Be proactive to combat small business fraud

Canadian Federation of Independent Business conducted a survey of business owners that gives unique insight into how prevalent fraud is.

Laura Jones

Executive vice-president, Canadian Federation of Independent Business


Last year, I received an e-mail telling me that I owed the Canada Revenue Agency money. I’d seen lots of e-mail scams written in poor English asking me to send money to faraway places, but this one kind of sounded like government. More recently, someone from an Ottawa number called posing as a CRA agent threatening jail time. At the time, I felt silly that I would wonder for a moment whether these were scams.

March is Fraud Awareness Month, and to help raise awareness the Canadian Federation of Independent Business conducted a survey of business owners that gives unique insight into how prevalent the problem is.  One in five business owners have been a victim of fraud in the past year, and another 30 per cent have had fraud attempted on their businesses. Not surprisingly, over 40 per cent did not report the fraud that is considered too time-consuming for its potential benefit.

The estimated average cost of fraud is $6,200, and most — 92 per cent — do not recover the full cost. The most common types of scams include payment fraud, e-mail scams and phishing (designed to trick victims into providing sensitive information or transferring money), and directory fraud where payment is demanded for a service that was never ordered such as a magazine or phone directory listing.

Some other examples of fraud from business owner comments to the survey:

“Our e-mail was hacked into, telling one of our customers to pay their invoice to a U.S. bank account.”

“Someone hacked into our phone system and made overseas calls to a pay-per-minute site until it was red flagged by our phone provider and they shut down the service, but not until over $3,000 had been charged against our account, which we had to pay.”

Businesses spend an average of $2,900 a year on fraud prevention, including buying computer software and cameras, but one obvious thing that many business owners overlook is talking to their employees about fraud and enlisting their help to prevent it. Following are some tips to start the conversation:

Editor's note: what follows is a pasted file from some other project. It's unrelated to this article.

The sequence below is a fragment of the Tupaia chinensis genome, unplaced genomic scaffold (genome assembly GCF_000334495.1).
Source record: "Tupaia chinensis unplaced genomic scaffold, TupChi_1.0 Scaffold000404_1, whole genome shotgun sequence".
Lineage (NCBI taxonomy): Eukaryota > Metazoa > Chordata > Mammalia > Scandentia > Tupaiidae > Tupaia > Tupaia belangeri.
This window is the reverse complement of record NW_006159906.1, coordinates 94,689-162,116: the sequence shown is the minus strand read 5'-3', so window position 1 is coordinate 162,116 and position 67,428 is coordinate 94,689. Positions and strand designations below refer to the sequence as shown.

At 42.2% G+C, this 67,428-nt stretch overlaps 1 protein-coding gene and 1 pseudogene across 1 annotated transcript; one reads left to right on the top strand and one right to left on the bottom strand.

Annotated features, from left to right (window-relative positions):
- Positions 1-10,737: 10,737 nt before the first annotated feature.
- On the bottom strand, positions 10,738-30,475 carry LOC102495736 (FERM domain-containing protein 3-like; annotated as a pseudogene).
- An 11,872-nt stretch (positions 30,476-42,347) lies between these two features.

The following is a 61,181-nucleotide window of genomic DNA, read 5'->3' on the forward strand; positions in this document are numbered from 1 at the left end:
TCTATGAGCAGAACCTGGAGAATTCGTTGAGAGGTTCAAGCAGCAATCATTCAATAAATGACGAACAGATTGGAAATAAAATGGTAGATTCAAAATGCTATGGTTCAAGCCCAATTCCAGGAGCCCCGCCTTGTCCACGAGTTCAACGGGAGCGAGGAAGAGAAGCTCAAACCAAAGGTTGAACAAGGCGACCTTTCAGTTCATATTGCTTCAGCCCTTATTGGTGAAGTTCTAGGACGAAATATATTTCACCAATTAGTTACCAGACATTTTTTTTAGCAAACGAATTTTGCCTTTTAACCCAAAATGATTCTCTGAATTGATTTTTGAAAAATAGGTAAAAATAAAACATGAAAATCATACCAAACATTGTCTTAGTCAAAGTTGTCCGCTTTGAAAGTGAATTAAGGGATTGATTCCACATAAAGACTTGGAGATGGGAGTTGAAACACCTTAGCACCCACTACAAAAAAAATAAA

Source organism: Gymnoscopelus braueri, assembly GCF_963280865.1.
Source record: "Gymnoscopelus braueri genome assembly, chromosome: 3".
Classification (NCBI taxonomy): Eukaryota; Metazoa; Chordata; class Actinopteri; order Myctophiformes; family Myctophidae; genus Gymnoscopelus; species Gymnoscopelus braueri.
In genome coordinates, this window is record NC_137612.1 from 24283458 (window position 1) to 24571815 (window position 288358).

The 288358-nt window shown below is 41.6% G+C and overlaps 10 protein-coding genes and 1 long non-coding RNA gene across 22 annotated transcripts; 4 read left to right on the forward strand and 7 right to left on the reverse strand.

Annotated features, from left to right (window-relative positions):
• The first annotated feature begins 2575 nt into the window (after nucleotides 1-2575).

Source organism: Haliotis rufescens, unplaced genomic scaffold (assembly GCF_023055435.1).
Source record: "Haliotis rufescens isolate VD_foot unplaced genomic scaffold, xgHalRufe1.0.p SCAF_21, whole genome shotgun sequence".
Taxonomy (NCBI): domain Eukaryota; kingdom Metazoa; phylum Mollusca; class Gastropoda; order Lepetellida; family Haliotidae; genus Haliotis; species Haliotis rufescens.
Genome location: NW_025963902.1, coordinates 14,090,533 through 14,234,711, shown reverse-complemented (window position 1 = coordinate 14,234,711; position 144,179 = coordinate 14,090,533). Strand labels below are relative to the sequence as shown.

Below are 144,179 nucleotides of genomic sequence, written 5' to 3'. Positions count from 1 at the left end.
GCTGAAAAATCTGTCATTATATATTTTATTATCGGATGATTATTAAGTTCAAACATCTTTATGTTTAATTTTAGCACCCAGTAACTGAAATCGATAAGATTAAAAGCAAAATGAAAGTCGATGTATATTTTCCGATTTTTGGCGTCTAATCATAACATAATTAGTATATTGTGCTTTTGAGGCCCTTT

1)     Payment fraud

Scammers tamper with point of sale terminals to steal money or customer information. To prevent this:

• Keep terminals put away when not in use, and secure them when closing.

• Don’t let a fraudster posing as a customer block your view of the terminal.

• Check terminals regularly for pry marks, missing screws or broken parts.

2)     Phone and e-mail scams

• Hang up the phone or delete the e-mail if you suspect a scam.

• Know that CRA and your bank will not ask for confidential information over the phone.

While the CRA may take legal action to recover money owed, they will not threaten you with immediate arrest or a prison sentence.

• If you want to validate whether something is legitimate, go to the government website to find a contact number and call to confirm.

3)     Directory Scams

• Carefully inspect the company name on the invoice, as often it will seem familiar but there will be a slight variation from the legitimate directory name.

• Do not call the number on the invoice you have received if you have doubts; instead, do a separate search for the actual company’s phone number. Call them and reference the invoice number to confirm the invoice is valid.

Fraudsters are getting more sophisticated and a small investment in learning what the current scams are can save you lots of headaches and, in my case, give me extra confidence as I hang up the phone on CRA imposters.


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